Being poor is hard work. There’s an awful lot of time spent stretching resources, waiting in line, changing buses three times to get where you need to go — only to be told you need to come back tomorrow because the computer is down. Perhaps the most daunting thing about this hard job is that it can seem impossible to get ahead. Just staying even is a challenge.
The lives of people living in deep poverty are so different from those of us in the middle class that it can be hard to put ourselves in their shoes. When I first started a non-profit to give low-income families diapers, people were always asking me: Why don't they just use cloth diapers?
Well, some of them do, but most people who rent don’t have washing machines. Laundromats usually don’t let people wash diapers in their machines. Detergent and bleach aren't free — and they aren’t items you can buy with food stamps.
Lack of knowledge often translates into a lack of sympathy. “Why don't they just …” The implication is that the predicaments of low-income families arise from stupidity or laziness, or both.
Many communities are doing an interesting exercise to change that. These events are called poverty simulations. Participants are given a profile that will include family size, any public assistance they are on, special circumstances like a recent job loss and so forth. Someone who was a thriving small business owner when he walked in the door might find himself a senior citizen living on social security and parenting two grandchildren. They generally have to budget play money to last a month. Weeks last 15 minutes. Volunteers play roles like schoolteachers, landlords, police officers or grocers.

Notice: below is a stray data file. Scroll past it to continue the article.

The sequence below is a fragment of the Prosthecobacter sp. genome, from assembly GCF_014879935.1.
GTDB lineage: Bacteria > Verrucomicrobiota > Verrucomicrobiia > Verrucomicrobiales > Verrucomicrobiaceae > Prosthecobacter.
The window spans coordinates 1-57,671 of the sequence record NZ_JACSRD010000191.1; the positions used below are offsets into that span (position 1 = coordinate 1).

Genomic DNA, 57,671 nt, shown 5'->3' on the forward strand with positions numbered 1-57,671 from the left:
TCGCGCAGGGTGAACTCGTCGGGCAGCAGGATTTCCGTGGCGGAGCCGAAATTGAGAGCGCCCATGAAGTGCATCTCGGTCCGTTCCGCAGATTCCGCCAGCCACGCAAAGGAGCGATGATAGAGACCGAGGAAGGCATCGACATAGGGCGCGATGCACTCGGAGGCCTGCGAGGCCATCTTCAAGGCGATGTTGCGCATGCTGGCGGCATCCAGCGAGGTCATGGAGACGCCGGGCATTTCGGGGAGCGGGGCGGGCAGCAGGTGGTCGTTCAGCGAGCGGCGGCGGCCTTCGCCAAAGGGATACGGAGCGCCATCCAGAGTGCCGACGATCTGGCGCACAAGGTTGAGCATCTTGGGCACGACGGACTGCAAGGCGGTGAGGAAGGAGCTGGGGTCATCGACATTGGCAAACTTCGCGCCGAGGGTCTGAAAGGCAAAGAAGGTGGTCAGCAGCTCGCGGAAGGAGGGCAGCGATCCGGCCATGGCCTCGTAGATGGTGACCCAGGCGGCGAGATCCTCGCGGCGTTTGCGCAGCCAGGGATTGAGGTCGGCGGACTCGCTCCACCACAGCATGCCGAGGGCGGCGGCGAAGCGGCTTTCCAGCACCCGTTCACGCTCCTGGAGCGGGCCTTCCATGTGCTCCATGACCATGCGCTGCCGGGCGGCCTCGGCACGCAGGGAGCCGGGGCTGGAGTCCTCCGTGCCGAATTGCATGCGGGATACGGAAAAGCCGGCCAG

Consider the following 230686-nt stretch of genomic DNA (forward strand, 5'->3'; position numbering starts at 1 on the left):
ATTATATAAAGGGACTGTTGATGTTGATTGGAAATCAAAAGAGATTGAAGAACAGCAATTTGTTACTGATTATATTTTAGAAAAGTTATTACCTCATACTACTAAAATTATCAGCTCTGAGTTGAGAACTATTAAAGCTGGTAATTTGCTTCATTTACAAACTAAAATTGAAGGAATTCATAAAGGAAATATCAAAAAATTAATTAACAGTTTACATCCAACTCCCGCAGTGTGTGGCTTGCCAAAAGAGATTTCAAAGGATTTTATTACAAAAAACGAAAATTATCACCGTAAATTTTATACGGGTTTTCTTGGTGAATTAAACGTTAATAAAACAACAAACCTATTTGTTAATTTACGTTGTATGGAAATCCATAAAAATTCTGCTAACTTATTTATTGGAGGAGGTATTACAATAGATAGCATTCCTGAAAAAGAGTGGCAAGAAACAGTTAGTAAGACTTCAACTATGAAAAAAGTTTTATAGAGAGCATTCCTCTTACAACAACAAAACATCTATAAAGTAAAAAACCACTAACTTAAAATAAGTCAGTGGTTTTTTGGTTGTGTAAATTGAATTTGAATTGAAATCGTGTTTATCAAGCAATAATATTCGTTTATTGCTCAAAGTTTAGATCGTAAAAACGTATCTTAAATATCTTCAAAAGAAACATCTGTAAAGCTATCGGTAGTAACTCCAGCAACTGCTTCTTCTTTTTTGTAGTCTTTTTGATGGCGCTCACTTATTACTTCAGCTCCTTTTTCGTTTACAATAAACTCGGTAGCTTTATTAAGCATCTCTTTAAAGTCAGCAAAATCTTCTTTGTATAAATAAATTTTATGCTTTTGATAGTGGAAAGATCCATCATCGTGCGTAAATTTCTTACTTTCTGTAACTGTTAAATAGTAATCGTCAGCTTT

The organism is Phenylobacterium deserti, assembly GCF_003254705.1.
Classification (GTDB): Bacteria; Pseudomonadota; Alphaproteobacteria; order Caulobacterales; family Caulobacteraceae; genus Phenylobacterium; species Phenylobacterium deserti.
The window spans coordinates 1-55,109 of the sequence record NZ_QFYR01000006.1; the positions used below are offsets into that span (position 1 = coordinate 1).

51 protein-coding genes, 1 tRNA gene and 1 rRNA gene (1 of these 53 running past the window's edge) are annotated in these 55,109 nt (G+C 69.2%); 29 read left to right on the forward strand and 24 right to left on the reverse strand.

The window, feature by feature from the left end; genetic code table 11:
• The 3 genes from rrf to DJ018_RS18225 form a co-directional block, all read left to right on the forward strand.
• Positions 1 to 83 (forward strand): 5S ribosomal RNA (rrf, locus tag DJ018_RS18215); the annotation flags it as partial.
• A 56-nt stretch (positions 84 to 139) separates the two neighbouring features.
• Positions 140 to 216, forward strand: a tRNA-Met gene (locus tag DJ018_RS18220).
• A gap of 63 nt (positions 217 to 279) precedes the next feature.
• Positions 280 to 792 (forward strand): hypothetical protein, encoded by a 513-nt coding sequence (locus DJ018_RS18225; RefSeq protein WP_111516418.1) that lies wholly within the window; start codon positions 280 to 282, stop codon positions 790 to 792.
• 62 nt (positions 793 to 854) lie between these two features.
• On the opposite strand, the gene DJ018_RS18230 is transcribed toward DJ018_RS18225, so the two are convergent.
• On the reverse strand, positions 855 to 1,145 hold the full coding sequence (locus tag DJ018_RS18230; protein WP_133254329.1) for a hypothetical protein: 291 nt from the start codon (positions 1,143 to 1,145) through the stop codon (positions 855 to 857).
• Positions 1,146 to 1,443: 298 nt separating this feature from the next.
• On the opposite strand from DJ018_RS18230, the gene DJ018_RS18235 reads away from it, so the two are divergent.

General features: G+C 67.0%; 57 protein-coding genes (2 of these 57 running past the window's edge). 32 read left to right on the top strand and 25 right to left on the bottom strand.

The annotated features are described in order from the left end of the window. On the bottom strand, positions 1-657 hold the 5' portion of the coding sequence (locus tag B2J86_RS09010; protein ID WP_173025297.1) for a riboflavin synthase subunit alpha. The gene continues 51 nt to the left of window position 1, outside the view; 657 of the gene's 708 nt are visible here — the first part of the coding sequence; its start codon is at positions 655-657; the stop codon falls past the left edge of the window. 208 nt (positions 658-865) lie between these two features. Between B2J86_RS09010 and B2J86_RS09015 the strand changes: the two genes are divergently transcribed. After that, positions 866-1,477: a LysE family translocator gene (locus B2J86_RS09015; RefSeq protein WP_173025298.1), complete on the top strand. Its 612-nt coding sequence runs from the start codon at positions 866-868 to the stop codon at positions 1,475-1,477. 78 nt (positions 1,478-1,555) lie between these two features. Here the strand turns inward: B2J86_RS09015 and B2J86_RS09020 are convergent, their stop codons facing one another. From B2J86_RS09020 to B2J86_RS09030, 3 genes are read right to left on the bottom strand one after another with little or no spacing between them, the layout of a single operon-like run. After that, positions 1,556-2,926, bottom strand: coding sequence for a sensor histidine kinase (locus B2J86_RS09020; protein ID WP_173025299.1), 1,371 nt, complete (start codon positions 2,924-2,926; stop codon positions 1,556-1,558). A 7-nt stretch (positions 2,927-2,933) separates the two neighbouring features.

The exercise can make a striking impression on people. Here are what some high school students had to say after participating in a poverty simulation.
I couldn’t believe my family got evicted! We were trying our very best and it just wasn't good enough.
At one point during the simulation I really wanted to cry. I finally got to the front of the line to cash my check and the bank closed! They said I had to come back tomorrow. I needed the money to take care of my family. I didn't know what to do!
The Poverty Reduction Initiative studied the responses of people who participated in these simulations. The results were dramatic: 93 percent said that they were more likely to view people living in poverty with an open mind and to better understand their needs; 74 percent said they were more likely to work with community resources to assist people living in poverty.
There’s a phrase that comes up often when people talk about a great volunteer or a generous donor. He or she “gets it.” When people truly understand how great the obstacles are facing people in poverty, they want to help. It’s easier and more comfortable, of course, not to understand the obstacles. Sometimes being a little uncomfortable can be a very good thing.
Poverty simulations are typically run by schools or social action agencies. But there’s no reason a faith community, a library or even a bunch of neighbors couldn’t do one. I’d love to hear from readers about what their poverty simulation experiences were like.